It’s not often a goalie can give up more than double his league-leading average and still be the player of the game, but it happened at the Arena on Sunday night.
James Reid thrilled a crowd of 7,476 fans with 36 mostly spectacular saves but it wasn’t enough as the Portland Winterhawks rallied for a 5-4 win with three unanswered goals in the third period, only the second time this season the Spokane Chiefs have lost after leading entering the third period.
“He was in the way a lot tonight, I like that,” Spokane coach Hardy Sauter said. “At the same time I don’t like the fact he has to do it.
Portland (23-15-1, 47 points), which finishes 4-0 in Spokane for the season, dominated the scoring chances and every phase of the third period to break its second-place tie with the Chiefs in the Western Hockey League U.S. Division. The Chiefs (21-11-3, 45), sporting spiffy blue 25th anniversary jerseys, were so discombobulated in the final 20 minutes they couldn’t even get the puck into the Portland end so Reid could leave the net for an extra skater until 20 seconds remained.
“As a (defensive) group we didn’t play very well,” Sauter said. “I don’t think you can point at any one guy and say he was the difference, good or bad, as a team we just weren’t as good and we’re going to improve tomorrow and be better Tuesday (in Portland).”
The tension of the game, in which the Winterhawks had a 41-33 shot advantage, ended with a post-game brawl involving all players on the ice, good for 104 penalty minutes, 59 on the visitors, who outshot the Chiefs 41-33, including 16-8 in the third period.
“I thought our goalie definitely played well enough to give us a chance to win,” Sauter said. “I thought, again, same old thing, turnovers were our Achilles’ heel. Up 4-2 after two periods, you’ve got to take care of the puck, you have to manage the game and we just didn’t do a very good job.”
Words can’t begin to describe some of the saves Reid made and there was one by defenseman Brett Bartman just before the midway point of the third period when the Chiefs were leading 4-3. After a great point-blank save by Reid, a Winterhawk tried to center the puck from behind the net and hit Reid’s back. As the puck floated toward the goal Bartman grabbed it and tossed it to safety.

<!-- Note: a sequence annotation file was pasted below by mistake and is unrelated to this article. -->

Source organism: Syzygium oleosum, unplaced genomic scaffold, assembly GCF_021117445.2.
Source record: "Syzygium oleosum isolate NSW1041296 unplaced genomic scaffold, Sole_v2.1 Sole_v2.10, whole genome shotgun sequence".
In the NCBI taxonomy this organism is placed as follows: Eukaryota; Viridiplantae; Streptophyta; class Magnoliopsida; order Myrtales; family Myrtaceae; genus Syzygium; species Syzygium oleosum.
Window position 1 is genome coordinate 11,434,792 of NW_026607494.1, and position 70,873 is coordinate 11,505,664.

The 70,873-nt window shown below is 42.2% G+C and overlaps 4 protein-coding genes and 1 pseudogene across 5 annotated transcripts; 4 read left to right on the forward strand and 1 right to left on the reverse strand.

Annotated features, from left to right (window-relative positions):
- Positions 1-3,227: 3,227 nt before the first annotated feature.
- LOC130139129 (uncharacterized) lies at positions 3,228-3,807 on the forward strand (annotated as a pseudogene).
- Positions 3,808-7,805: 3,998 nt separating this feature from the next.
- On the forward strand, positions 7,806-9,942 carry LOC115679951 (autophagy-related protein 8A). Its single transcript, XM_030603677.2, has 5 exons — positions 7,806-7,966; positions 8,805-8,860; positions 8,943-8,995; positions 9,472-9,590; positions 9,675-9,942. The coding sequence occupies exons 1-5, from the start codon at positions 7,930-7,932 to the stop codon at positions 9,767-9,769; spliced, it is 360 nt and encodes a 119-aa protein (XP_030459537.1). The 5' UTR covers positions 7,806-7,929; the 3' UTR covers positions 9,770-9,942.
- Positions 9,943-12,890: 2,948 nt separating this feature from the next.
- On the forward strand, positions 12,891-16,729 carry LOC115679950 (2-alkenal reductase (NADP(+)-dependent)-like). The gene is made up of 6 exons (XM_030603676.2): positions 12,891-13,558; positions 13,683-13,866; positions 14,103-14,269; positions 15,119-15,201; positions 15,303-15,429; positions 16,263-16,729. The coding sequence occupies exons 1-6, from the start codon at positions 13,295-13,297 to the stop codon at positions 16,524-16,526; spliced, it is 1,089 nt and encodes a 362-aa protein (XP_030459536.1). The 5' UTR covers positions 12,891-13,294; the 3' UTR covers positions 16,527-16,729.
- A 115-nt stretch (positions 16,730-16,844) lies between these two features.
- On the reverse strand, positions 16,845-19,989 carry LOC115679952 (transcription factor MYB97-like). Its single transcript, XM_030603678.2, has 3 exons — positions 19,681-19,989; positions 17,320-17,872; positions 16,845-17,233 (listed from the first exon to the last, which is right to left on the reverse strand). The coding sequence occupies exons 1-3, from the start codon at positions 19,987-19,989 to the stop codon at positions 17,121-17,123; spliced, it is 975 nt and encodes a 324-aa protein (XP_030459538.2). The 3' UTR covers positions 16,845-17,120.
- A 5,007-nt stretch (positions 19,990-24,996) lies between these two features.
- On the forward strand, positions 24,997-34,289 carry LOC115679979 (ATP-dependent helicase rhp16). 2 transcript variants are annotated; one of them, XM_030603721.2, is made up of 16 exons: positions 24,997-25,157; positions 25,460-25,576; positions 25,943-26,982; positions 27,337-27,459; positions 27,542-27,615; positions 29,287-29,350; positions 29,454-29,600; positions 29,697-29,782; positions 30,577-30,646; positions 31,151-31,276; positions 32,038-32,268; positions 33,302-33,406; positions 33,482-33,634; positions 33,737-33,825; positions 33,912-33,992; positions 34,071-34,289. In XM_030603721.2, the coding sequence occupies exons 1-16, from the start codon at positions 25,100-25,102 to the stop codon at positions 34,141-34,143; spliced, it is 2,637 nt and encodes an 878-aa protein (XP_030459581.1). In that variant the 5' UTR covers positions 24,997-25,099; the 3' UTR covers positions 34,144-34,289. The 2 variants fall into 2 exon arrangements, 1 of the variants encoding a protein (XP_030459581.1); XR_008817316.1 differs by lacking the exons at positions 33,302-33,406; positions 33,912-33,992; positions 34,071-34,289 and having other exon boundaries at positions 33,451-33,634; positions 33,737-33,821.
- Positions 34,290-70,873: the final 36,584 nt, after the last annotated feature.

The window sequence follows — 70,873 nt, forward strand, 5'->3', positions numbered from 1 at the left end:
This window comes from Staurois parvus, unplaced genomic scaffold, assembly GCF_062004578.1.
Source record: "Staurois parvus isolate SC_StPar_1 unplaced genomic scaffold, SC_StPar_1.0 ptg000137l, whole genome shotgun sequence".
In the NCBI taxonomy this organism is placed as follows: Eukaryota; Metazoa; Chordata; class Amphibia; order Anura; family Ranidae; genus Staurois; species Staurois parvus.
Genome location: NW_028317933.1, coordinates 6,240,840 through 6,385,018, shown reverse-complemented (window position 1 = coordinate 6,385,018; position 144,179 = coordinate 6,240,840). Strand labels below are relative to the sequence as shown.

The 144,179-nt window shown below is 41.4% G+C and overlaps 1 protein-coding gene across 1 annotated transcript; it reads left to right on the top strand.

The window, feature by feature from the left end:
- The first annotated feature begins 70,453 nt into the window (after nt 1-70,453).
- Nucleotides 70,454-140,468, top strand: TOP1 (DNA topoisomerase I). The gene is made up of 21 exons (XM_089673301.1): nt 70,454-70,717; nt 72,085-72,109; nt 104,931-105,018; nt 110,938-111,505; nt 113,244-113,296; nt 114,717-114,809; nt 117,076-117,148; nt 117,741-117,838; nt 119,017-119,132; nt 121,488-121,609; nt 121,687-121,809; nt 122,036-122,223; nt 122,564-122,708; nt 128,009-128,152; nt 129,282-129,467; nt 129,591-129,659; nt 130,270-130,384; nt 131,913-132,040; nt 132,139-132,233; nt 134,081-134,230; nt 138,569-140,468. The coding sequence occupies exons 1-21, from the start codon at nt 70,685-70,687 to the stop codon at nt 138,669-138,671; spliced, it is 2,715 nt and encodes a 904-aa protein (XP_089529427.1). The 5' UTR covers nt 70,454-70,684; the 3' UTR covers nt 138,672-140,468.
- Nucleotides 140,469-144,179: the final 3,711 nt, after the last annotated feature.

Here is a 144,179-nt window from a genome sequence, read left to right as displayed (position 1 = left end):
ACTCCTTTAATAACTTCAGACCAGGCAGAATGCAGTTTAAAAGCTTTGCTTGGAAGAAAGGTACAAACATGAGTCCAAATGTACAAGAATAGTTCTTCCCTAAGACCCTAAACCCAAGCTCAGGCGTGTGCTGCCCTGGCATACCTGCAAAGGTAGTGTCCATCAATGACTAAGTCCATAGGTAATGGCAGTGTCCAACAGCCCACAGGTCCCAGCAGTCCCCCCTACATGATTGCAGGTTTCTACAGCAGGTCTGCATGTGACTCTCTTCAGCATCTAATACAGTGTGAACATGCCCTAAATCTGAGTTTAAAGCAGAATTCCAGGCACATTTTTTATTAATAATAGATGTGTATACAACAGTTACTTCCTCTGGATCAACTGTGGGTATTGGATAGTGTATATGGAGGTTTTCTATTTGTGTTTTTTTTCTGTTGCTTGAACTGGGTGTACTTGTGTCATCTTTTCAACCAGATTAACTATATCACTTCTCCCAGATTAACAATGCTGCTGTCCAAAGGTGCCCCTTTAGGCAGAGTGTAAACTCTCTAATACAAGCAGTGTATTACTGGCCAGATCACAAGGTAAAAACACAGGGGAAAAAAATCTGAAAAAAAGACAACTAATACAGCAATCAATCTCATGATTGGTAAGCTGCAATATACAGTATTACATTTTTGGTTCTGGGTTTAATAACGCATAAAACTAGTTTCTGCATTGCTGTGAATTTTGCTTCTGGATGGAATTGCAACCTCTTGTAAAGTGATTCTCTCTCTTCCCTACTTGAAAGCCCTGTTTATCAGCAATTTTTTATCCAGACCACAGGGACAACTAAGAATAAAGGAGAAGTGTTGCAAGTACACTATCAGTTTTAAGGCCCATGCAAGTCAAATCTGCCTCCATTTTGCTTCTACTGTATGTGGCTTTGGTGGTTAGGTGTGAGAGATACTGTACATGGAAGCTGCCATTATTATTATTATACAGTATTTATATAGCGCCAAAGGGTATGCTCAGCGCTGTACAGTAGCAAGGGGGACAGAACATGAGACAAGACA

But shortly after that Jacob Berglund batted a crossing pass from Chris Francis, who spun around in the left circle before spotting his wide-open teammate, into the net to tie the game at 10:22 of the third period.
Then, with the Chiefs unable to clear their zone, Berglund stole the puck behind the net and found wide-open Stefan Schneider for the game winner at 16:12.
“We weren’t really clicking the whole time tonight,” Reid said. “I knew I had to make some big saves and did, but I guess it was just too many chances, too many breakdowns.”
Sauter said: “Sometimes when you’re not totally focused on your job you make not even a mistake but you’re not where you should be, you miss an assignment by a half a step, a step and it sometimes gets exploited. Their third goal was an example of that, their fourth goal another example and then the fifth goal, we make a blind pass in our own end and again it ends up on their stick, out front and in our net.”
“Normally we don’t make those mistakes but it seems when we make one it’s a big one and it costs us.”
The story of the first period was Reid, who stopped two breakaways while his teammates were on a power play and several point-blank shots before Brad Ross connected on his second breakaway chance midway through the period.
Sandwiching Ross’ 17th goal were markers by Spokane rookie Anthony Bardaro barely two minutes into the game and Kenton Miller 59 seconds after the Portland score.
The second period featured stellar goaltending as well but the big tally was a bad goal.
First Levko Koper gave the Chiefs a 3-1 lead just 31 seconds into the period. Portland got that back on an Eric Doyle power play goal at 7:43.
After a faceoff in the Portland end, the puck was banked out to Corbin Baldwin at the left point and he sent a soft shot toward goal. The shot was slowed by a stick but the bouncing puck somehow eluded Ian Curtis and dribbled into the net at 13:33. It was the first career goal for Baldwin.
“I thought we had played better in the second than the first, not a lot, but a little,” Sauter said. “But you think if you play better in the third you’ve got a chance to win. It’s disappointing you give up three in the third, but at the same time we have to take what we can and learn from it and move forward. No sense in pouting about it now, we just have to learn from our mistakes.”
Winterhawks 5, Chiefs 4
Portland 1 1 3 — 5
Spokane 2 2 0 — 4
First Period—1, Spokane, Bardaro 2 (Uher), 2:08. 2, Portland, Ross 17 (Gabriel), 9:29. 3, Spokane, Miller 6 (Kichton, Gal), 10:28. Second Period—4, Spokane, Koper 16 (Wahl), 0:31. 5, Portland, Doyle 5 (Morrow, Ponich), 7:43 (pp). 6, Spokane, Baldwin 1 (Miller), 13:33. Third Period—7, Portland, Johansen 12 (Ross, Rutkowski), 1:12. 8, Portland, Berglund 4 (Francis), 10:22. 9, Portland, Schneider 7 (Berglund), 16:12.
Power-play Opp.—Portland 1 of 5; Spokane 0 of 3. Saves—Portland, Curtis 9-12-8—29. Spokane 11-13-13—36. A—7,476.
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